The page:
Many homebuyers will opt to have a home inspection when purchasing a home since it is usually the largest investment made and it is typically done at the buyers expense. Occassionally, sellers will order a home inspection prior to marketing their property. This alerts them to problems which they can resolve resulting in a smoother transaction when receiving an offer from a potential buyer. Since more often than not, the buyer is the one who orders the home inspection, these questions and answers are written from that perspective.
What is a home inspection? It is an inspection of the major systems in a home taking into consideration normal wear and tear. Additionally, an evaluation of the structure to check for any structural defects will be performed. This should give the buyer a good idea of the general condition of the home.
What a home inspection is not:
- It is not an appraisal of value
- It is not an estimate of repair or replacement costs
- It is not a guarantee that the home is in compliance with local codes
- It is not a warranty should an item fail later on
- It is not an exhaustive evaluation but an evaluation of the property based ont he day the evaluation is performed
- It is not a termite or other pest inspection
Who can perform a home inspection? It is recommended to have a licensed professional in this field perform a home inspection.
Is a home inspection really necessary? Every buyer has the choice not to have a home inspection but since most buyers lack the skill and knowledge needed to inspect major components or structural components, it is prudent and wise to have the home inspected in order to determine if there are any adverse conditions that could affect the sale. Structural componets include floors, walls, roofs, chimneys, foundations, etc.) Major systems include plumbing, heating/air units, electrical, appliances, etc. Buyers should use a licensed Home Inspector. If there are other items of importance to the buyer, it is the buyer's responsibility to arrange for inspections of other items by the appropriate professionals.
Who sets up the home inspection and who pays for it? The buyer can schedule the home inspection or the buyer's agent (if buyer is under a brokerage agreement). The buyer is responsible for payment of the home inspection unless prior arrangements were made with other parties. Be sure to schedule the home inspection as soon as absolutely possible because there will be a time limit specified in the Purchase and Sale Agreement.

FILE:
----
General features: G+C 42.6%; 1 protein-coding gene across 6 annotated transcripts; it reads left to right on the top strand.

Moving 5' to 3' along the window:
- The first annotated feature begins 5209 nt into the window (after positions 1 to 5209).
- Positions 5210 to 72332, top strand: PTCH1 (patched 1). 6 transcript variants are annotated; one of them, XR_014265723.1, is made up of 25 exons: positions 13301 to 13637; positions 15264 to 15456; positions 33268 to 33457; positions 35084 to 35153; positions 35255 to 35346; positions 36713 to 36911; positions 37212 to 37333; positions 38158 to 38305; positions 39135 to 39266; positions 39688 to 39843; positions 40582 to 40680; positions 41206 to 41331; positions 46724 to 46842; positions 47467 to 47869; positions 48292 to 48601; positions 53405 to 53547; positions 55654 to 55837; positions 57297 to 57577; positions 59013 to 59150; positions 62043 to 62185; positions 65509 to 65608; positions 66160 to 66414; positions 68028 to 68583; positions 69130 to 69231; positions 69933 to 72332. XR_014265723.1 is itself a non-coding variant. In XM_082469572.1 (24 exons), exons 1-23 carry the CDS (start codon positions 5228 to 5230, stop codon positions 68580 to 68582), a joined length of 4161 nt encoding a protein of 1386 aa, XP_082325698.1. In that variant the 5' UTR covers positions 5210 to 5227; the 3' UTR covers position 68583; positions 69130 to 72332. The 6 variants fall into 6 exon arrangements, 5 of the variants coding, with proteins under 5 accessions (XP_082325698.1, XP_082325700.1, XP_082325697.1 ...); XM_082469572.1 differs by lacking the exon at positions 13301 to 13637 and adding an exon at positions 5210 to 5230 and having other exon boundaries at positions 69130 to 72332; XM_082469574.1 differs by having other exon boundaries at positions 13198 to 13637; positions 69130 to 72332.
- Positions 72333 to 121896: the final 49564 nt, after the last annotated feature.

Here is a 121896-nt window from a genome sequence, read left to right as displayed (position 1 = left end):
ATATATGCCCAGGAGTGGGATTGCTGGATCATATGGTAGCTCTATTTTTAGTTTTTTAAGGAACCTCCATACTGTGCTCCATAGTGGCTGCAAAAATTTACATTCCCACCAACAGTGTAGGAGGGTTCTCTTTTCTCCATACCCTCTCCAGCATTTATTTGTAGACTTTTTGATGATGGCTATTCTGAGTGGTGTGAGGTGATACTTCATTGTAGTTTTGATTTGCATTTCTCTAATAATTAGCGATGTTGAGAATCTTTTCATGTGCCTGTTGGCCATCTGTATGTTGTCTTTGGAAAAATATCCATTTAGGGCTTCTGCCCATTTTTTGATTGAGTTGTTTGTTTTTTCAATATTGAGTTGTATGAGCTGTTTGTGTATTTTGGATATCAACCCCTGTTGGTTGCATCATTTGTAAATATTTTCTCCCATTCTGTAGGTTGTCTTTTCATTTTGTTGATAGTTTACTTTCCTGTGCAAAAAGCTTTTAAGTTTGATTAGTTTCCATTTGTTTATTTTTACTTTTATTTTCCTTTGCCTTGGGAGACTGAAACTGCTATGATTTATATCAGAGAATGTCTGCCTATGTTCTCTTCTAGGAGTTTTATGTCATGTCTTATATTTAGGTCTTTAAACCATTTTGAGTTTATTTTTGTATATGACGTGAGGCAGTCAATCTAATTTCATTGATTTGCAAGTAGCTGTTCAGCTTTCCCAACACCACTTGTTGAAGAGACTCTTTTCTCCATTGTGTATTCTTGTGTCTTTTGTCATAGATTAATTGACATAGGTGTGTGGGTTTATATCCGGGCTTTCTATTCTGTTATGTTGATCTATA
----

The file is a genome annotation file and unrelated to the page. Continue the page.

Who should be present during the home inspection? The buyer should be present whenever possible. Other parties associated with the sale of the home can also be available if they choose.
How soon will I get an inspection report and who does the report belong to? The home inspection belongs to the party who ordered and paid for the service. The Home Inspector should not share the report with anyone else without the authorized person's permission. Typically, a buyer will receive the report within three business days after completion of the inspection. You should read and understand the entire inspection report very carefully. If you have questions or feel something was missed in the inspection, immediately contact the home inspector.
After repairs are made upon the initial inspection, can there be a re-inspection? Yes but be aware that there may be an additional charge for a re-inspection and be sure to adhere to the timelines in the Purchase and Sale Agreement.
Donna Yates utilizes her corporate experience of 30 years combined with her Real Estate experience in order to help customers/clients with investment opportunities, second homes, vacation homes, meeting any real estate need. Donna contributes to several Web Blogs which focuses on the Blue Ridge Mountains, North Georgia Real Estate Market, as well as other topics important to North Georgia.
Visit my website: www.move2northgeorgia.net
Real Estate Clipart